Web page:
Healthcare Industry News: sunitinib malate
News Release - June 2, 2007
New Data Evaluating SUTENT, CP-751,871 and Axitinib in Patients with Non-Small Cell Lung CancerPfizer Research Presented at ASCO Focuses on Different Approaches to Cancer Treatment
CHICAGO--(HSMN NewsFeed)--Pfizer said today that clinical trials examining its different cancer-fighting approaches showed activity in patients with non-small cell lung cancer (NSCLC). Data on SUTENT® (sunitinib malate), as well as the investigational compounds CP-751,871 and axitinib (AG-013736), were presented at the 43rd American Society of Clinical Oncology (ASCO) Annual Meeting.
"Pfizer is committed to developing innovative treatments for people with non-small cell lung cancer, the leading cause of cancer death in the United States," said Charles Baum, MD PhD, head of oncology development at Pfizer. "We are encouraged by the positive data presented today, which support our multi-faceted approach to targeting cancer cells."
sunitinib malate Data
New data were presented from a phase II study demonstrating the anti-tumor activity of sunitinib malate, a multi-kinase inhibitor with anti-angiogenic and anti-proliferative activity. The study examined the safety and efficacy of single-agent sunitinib malate (37.5 mg/day given on a continuous dosing schedule), in 47 previously treated patients with advanced, recurrent NSCLC, who had received one to two prior chemotherapy regimens. The objective response rate was 2.1 percent. 17 percent of patients had stable disease, and observed median overall survival was 37.1 weeks. The study also showed median progression-free survival of 12.3 weeks, and demonstrated a tolerable safety profile. Most common adverse events included fatigue, dyspnea and diarrhea.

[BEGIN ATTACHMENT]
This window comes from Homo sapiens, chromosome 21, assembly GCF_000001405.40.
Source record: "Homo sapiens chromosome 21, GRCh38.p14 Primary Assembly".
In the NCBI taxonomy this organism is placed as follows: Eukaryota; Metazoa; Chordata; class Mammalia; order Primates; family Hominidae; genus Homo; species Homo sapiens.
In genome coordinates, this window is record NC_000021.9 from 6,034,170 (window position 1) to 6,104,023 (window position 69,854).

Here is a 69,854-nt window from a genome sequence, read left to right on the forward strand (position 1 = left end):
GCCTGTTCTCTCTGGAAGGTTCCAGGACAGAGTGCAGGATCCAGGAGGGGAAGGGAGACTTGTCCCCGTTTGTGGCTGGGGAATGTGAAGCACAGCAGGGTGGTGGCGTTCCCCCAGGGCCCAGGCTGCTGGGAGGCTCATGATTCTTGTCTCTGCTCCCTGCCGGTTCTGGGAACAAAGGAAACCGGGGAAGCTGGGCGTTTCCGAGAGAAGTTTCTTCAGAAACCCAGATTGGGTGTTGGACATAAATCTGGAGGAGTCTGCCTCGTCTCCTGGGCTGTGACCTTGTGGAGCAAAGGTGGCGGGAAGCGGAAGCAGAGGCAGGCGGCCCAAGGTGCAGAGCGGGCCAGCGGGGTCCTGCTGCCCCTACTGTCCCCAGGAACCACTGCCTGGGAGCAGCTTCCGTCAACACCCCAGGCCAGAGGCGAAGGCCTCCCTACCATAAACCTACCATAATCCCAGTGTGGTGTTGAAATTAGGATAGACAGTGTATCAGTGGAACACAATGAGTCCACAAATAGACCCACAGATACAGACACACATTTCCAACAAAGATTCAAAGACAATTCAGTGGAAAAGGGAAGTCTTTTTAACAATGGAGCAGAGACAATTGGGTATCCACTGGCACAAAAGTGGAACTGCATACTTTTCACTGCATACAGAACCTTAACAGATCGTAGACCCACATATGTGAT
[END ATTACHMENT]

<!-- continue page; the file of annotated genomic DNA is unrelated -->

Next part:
These findings further support the rationale for evaluating the role of sunitinib malate in advanced NSCLC in a phase III program which Pfizer plans to initiate later this year.
Also presented was an interim analysis of an ongoing, phase II, randomized, non-comparative, multi-center study of CP-751,871. This study evaluated 73 patients with late-stage NSCLC. 46 percent of patients treated with CP-751,871 combined with standard care (paclitaxel and carboplatin) achieved an objective response -- meaning the tumor either partially or completely disappeared. In a subset of patients with non-adenocarcinoma (a form of NSCLC), 52 percent of those receiving the combination of CP-751,871, paclitaxel and carboplatin had objective responses. Approximately one-third (32 percent) of patients receiving paclitaxel and carboplatin alone had objective responses. CP-751,871 was well tolerated as a single agent and in combination with paclitaxel and carboplatin; the most common adverse events were hyperglycemia, fatigue, neutropenia, and neuropathy. CP-751,871 is part of a treatment approach known as signal transduction, which blocks specific cellular signals important to cancer cell growth and survival. CP-751,871 targets and inhibits signaling on the IGF-1R pathway.